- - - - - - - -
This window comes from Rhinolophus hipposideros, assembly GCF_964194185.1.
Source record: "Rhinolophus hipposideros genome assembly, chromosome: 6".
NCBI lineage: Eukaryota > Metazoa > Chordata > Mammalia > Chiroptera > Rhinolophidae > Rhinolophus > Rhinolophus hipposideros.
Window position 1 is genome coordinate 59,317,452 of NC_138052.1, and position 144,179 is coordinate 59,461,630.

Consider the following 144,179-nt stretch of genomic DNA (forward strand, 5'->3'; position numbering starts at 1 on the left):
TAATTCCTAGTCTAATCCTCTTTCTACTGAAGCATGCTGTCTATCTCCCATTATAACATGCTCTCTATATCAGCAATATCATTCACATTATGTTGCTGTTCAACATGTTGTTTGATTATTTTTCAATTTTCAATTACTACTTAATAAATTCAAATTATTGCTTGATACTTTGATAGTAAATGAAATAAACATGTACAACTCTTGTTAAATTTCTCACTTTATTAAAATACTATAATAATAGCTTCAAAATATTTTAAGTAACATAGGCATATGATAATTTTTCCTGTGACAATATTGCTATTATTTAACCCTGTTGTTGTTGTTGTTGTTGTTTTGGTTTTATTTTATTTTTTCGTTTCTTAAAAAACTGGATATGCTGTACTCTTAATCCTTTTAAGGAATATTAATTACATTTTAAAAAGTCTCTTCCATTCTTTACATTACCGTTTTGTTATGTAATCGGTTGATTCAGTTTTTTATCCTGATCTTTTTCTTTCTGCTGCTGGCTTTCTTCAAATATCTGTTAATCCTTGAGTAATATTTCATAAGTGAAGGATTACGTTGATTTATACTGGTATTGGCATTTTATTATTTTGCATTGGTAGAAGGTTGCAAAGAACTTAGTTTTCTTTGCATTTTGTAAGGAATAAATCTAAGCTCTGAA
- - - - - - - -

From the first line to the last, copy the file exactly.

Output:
This window comes from Rhinolophus hipposideros, assembly GCF_964194185.1.
Source record: "Rhinolophus hipposideros genome assembly, chromosome: 6".
NCBI lineage: Eukaryota > Metazoa > Chordata > Mammalia > Chiroptera > Rhinolophidae > Rhinolophus > Rhinolophus hipposideros.
Window position 1 is genome coordinate 59,317,452 of NC_138052.1, and position 144,179 is coordinate 59,461,630.

Consider the following 144,179-nt stretch of genomic DNA (forward strand, 5'->3'; position numbering starts at 1 on the left):
TAATTCCTAGTCTAATCCTCTTTCTACTGAAGCATGCTGTCTATCTCCCATTATAACATGCTCTCTATATCAGCAATATCATTCACATTATGTTGCTGTTCAACATGTTGTTTGATTATTTTTCAATTTTCAATTACTACTTAATAAATTCAAATTATTGCTTGATACTTTGATAGTAAATGAAATAAACATGTACAACTCTTGTTAAATTTCTCACTTTATTAAAATACTATAATAATAGCTTCAAAATATTTTAAGTAACATAGGCATATGATAATTTTTCCTGTGACAATATTGCTATTATTTAACCCTGTTGTTGTTGTTGTTGTTGTTTTGGTTTTATTTTATTTTTTCGTTTCTTAAAAAACTGGATATGCTGTACTCTTAATCCTTTTAAGGAATATTAATTACATTTTAAAAAGTCTCTTCCATTCTTTACATTACCGTTTTGTTATGTAATCGGTTGATTCAGTTTTTTATCCTGATCTTTTTCTTTCTGCTGCTGGCTTTCTTCAAATATCTGTTAATCCTTGAGTAATATTTCATAAGTGAAGGATTACGTTGATTTATACTGGTATTGGCATTTTATTATTTTGCATTGGTAGAAGGTTGCAAAGAACTTAGTTTTCTTTGCATTTTGTAAGGAATAAATCTAAGCTCTGAA